Is there more to your bacteria then meets the eye?
The still-in-stealth-mode Ubiome is developing a technology to sequence human bacterial DNA. The hope is that this will yield new discoveries in the prevention and treatment of disease.
In a unique twist, funding for this research has not come from a grant or academic institution — the team has decided to ask stranger’s to contribute to the project on IndieGoGo. The goal is to raise $1 million.
This is the first crowd-funded citizen science project to map the human microbiome.
Backers will have the opportunity to be tested before UBiome hits the mainstream market. If the idea of having your bacteria analyzed doesn’t make you squeamish, here’s how it will work. Users receive a swab-kit for five sites: nose, ear, mouth, gastrointestinal tract, and genitalia. Each site has a unique microbiome that is home to a specific balance of bacterial flora.
The team will use cutting-edge DNA sequencing to analyze your samples and send custom bioinformatics back to you. Over time, they will store and process the data to make predictions about your health.
“It’s 23andme for the human microbiome,” Richman said. 23andme is a site that has popularized the field of genomics, and it analyzes relevant genetic data to determine your risk-profile for certain diseases.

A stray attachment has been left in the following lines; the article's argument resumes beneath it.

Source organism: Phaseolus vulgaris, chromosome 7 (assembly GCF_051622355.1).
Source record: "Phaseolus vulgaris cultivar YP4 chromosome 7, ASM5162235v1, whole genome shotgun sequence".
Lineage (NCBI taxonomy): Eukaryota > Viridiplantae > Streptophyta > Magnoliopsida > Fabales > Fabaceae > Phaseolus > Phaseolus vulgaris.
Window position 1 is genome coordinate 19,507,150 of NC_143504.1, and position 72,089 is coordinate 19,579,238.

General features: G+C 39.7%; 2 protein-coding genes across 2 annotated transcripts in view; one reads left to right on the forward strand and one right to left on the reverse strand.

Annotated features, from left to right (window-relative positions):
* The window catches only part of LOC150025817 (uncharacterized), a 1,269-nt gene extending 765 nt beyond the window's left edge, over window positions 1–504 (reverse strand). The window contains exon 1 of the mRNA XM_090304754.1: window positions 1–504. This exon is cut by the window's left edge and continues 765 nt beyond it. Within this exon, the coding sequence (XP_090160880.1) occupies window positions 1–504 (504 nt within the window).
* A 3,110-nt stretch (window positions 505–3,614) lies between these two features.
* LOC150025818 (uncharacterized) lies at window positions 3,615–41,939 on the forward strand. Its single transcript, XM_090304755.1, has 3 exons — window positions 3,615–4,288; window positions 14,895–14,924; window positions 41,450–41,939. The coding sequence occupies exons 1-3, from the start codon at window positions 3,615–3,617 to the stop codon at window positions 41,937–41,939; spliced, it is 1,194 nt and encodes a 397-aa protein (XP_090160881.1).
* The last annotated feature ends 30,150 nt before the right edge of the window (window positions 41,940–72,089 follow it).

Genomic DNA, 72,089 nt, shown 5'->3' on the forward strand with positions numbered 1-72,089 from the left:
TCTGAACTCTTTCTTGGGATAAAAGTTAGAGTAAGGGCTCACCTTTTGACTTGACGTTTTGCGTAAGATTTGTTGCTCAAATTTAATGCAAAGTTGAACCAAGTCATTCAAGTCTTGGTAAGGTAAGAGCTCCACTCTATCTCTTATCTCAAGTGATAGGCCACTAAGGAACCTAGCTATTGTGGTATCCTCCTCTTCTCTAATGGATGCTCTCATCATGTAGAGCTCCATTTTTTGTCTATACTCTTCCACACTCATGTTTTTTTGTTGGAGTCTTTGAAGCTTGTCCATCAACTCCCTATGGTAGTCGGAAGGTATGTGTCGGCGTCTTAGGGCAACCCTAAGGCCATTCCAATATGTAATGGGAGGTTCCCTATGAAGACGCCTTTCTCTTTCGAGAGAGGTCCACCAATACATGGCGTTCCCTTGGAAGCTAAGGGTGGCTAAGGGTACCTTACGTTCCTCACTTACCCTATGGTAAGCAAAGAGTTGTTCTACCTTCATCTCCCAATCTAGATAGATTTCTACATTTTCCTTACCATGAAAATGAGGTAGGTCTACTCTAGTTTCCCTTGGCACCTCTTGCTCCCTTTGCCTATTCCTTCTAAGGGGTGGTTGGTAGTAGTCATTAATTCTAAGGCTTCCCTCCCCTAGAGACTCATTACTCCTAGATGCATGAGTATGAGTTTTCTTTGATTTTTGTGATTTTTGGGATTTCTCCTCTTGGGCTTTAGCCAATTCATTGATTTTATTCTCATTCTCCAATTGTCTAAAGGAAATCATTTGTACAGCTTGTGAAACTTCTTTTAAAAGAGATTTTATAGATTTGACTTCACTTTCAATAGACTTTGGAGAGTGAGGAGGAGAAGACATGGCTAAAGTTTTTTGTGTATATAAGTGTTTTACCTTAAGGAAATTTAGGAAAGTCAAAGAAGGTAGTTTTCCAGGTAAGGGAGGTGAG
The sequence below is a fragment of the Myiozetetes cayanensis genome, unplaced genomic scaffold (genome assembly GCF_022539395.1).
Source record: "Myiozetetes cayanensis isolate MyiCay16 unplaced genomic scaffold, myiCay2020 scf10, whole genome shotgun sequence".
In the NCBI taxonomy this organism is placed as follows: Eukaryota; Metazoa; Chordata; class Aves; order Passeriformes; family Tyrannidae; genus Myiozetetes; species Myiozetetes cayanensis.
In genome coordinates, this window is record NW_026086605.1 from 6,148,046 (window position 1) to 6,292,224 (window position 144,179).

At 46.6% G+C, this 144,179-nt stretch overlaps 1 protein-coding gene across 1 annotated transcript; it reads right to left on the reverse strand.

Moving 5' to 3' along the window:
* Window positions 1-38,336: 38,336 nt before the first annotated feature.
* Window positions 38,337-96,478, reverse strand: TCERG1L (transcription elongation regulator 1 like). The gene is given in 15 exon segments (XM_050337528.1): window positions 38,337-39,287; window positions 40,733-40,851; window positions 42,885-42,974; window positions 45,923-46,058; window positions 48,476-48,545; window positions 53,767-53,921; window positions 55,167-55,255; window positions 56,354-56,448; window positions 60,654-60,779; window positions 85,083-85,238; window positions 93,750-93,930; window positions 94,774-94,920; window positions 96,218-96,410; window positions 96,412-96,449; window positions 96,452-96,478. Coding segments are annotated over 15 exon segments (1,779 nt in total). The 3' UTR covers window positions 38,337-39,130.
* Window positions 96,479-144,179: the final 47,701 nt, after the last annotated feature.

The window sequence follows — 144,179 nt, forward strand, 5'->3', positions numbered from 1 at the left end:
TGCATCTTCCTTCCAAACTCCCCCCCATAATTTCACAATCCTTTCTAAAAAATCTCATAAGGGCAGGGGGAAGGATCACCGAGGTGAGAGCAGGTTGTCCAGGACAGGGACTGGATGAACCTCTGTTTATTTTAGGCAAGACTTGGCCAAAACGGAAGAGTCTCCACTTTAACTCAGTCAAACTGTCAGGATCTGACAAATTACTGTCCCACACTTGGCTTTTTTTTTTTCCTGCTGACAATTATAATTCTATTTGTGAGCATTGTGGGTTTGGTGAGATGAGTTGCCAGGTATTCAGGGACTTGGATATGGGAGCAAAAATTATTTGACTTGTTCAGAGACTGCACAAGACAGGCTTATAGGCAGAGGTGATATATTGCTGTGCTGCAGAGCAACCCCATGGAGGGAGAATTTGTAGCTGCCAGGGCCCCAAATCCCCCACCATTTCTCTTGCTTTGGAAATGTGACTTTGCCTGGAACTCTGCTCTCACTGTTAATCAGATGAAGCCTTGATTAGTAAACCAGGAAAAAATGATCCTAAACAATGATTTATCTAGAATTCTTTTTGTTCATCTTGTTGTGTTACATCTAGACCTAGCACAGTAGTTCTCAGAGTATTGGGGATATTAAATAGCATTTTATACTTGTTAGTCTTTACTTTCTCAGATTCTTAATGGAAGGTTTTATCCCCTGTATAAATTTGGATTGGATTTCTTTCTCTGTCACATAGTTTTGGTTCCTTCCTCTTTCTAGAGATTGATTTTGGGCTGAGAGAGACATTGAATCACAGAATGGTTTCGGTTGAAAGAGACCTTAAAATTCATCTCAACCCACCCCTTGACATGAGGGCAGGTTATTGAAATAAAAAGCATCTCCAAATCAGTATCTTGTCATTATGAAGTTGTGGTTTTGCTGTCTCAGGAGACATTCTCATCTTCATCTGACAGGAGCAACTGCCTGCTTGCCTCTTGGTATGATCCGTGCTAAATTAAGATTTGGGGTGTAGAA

“We believe the biological information era is going to follow the same trend that the internet did,” said Richman. “When citizens became empowered to explore the internet via search engines like Google, usage skyrocketed. With uBiome, people can explore their personal metagenome from home.”
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Above: Ubiome’s founding team
The core behind the project includes Richman, a serial entrepreneur who started her first company after high school; Dr. Zachary Apte, a biophycisist with expertise in cell biology; and Dr. William Ludington, a Bowes Fellow in the molecular cell biology department at the University of California, Berkeley. Advisers to the project include Dr. Pablo Valenzuela, a pioneer in the field of industrial biotechnology who has filed a total of 44 research patents.
The crowd-funded research is just the beginning– the team of scientists see vast potential for medical discoveries. To date, the sequencing of the human genome has offered few medical solutions short of gene therapy. However, our microbiome can become healthy through the right mix of probiotic cultures.
Furthermore, these microbial genes outnumber human genes 360 to 1, and scores of research has linked them to diseases like diabetes, obesity, heart disease, anxiety, and other conditions. Richman draws a comparison to the tropical rainforest in Brazil, which depends upon biodiversity — likewise, she explained, “our own health benefits from microbial ecosystems that perform vital functions for our health.”
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